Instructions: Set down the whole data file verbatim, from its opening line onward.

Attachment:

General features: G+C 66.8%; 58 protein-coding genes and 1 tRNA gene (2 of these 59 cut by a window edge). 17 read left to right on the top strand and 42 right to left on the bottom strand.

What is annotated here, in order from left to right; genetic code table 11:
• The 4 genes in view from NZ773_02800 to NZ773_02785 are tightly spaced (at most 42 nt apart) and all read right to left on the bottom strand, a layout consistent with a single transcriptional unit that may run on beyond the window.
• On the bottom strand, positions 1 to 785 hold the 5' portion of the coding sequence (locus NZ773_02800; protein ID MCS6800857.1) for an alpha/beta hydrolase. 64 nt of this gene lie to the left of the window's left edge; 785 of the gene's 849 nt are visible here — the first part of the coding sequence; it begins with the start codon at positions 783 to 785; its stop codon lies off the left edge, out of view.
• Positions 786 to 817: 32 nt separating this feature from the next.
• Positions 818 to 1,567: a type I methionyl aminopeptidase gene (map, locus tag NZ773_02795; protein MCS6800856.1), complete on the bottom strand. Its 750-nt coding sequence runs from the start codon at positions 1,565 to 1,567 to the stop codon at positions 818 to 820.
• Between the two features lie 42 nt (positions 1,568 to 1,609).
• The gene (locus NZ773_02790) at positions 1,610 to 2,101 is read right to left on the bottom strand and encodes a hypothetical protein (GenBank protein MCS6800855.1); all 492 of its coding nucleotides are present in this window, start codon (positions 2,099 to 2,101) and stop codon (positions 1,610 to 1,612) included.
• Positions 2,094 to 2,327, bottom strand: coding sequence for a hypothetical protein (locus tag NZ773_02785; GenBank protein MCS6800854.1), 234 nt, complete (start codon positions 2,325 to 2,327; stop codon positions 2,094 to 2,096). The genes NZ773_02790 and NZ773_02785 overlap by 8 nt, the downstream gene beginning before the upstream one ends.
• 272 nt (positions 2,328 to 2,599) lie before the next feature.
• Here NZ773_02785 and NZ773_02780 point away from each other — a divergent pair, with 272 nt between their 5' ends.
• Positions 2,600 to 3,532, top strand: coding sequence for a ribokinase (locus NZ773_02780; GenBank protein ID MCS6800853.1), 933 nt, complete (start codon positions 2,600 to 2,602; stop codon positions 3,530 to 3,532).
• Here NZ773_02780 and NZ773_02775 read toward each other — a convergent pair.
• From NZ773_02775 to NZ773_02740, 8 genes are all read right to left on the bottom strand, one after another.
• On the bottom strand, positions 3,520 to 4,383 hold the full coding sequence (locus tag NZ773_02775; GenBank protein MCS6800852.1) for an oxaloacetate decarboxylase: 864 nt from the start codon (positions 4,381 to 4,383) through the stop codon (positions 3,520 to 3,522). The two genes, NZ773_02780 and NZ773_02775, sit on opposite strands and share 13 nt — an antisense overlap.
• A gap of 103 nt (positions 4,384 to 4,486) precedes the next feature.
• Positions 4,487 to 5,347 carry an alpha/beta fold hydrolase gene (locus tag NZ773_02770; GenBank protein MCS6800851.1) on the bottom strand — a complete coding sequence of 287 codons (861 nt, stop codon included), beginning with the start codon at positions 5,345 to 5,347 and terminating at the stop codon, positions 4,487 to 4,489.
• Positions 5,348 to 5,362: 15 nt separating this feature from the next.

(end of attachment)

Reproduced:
General features: G+C 66.8%; 58 protein-coding genes and 1 tRNA gene (2 of these 59 cut by a window edge). 17 read left to right on the top strand and 42 right to left on the bottom strand.

What is annotated here, in order from left to right; genetic code table 11:
• The 4 genes in view from NZ773_02800 to NZ773_02785 are tightly spaced (at most 42 nt apart) and all read right to left on the bottom strand, a layout consistent with a single transcriptional unit that may run on beyond the window.
• On the bottom strand, positions 1 to 785 hold the 5' portion of the coding sequence (locus NZ773_02800; protein ID MCS6800857.1) for an alpha/beta hydrolase. 64 nt of this gene lie to the left of the window's left edge; 785 of the gene's 849 nt are visible here — the first part of the coding sequence; it begins with the start codon at positions 783 to 785; its stop codon lies off the left edge, out of view.
• Positions 786 to 817: 32 nt separating this feature from the next.
• Positions 818 to 1,567: a type I methionyl aminopeptidase gene (map, locus tag NZ773_02795; protein MCS6800856.1), complete on the bottom strand. Its 750-nt coding sequence runs from the start codon at positions 1,565 to 1,567 to the stop codon at positions 818 to 820.
• Between the two features lie 42 nt (positions 1,568 to 1,609).
• The gene (locus NZ773_02790) at positions 1,610 to 2,101 is read right to left on the bottom strand and encodes a hypothetical protein (GenBank protein MCS6800855.1); all 492 of its coding nucleotides are present in this window, start codon (positions 2,099 to 2,101) and stop codon (positions 1,610 to 1,612) included.
• Positions 2,094 to 2,327, bottom strand: coding sequence for a hypothetical protein (locus tag NZ773_02785; GenBank protein MCS6800854.1), 234 nt, complete (start codon positions 2,325 to 2,327; stop codon positions 2,094 to 2,096). The genes NZ773_02790 and NZ773_02785 overlap by 8 nt, the downstream gene beginning before the upstream one ends.
• 272 nt (positions 2,328 to 2,599) lie before the next feature.
• Here NZ773_02785 and NZ773_02780 point away from each other — a divergent pair, with 272 nt between their 5' ends.
• Positions 2,600 to 3,532, top strand: coding sequence for a ribokinase (locus NZ773_02780; GenBank protein ID MCS6800853.1), 933 nt, complete (start codon positions 2,600 to 2,602; stop codon positions 3,530 to 3,532).
• Here NZ773_02780 and NZ773_02775 read toward each other — a convergent pair.
• From NZ773_02775 to NZ773_02740, 8 genes are all read right to left on the bottom strand, one after another.
• On the bottom strand, positions 3,520 to 4,383 hold the full coding sequence (locus tag NZ773_02775; GenBank protein MCS6800852.1) for an oxaloacetate decarboxylase: 864 nt from the start codon (positions 4,381 to 4,383) through the stop codon (positions 3,520 to 3,522). The two genes, NZ773_02780 and NZ773_02775, sit on opposite strands and share 13 nt — an antisense overlap.
• A gap of 103 nt (positions 4,384 to 4,486) precedes the next feature.
• Positions 4,487 to 5,347 carry an alpha/beta fold hydrolase gene (locus tag NZ773_02770; GenBank protein MCS6800851.1) on the bottom strand — a complete coding sequence of 287 codons (861 nt, stop codon included), beginning with the start codon at positions 5,345 to 5,347 and terminating at the stop codon, positions 4,487 to 4,489.
• Positions 5,348 to 5,362: 15 nt separating this feature from the next.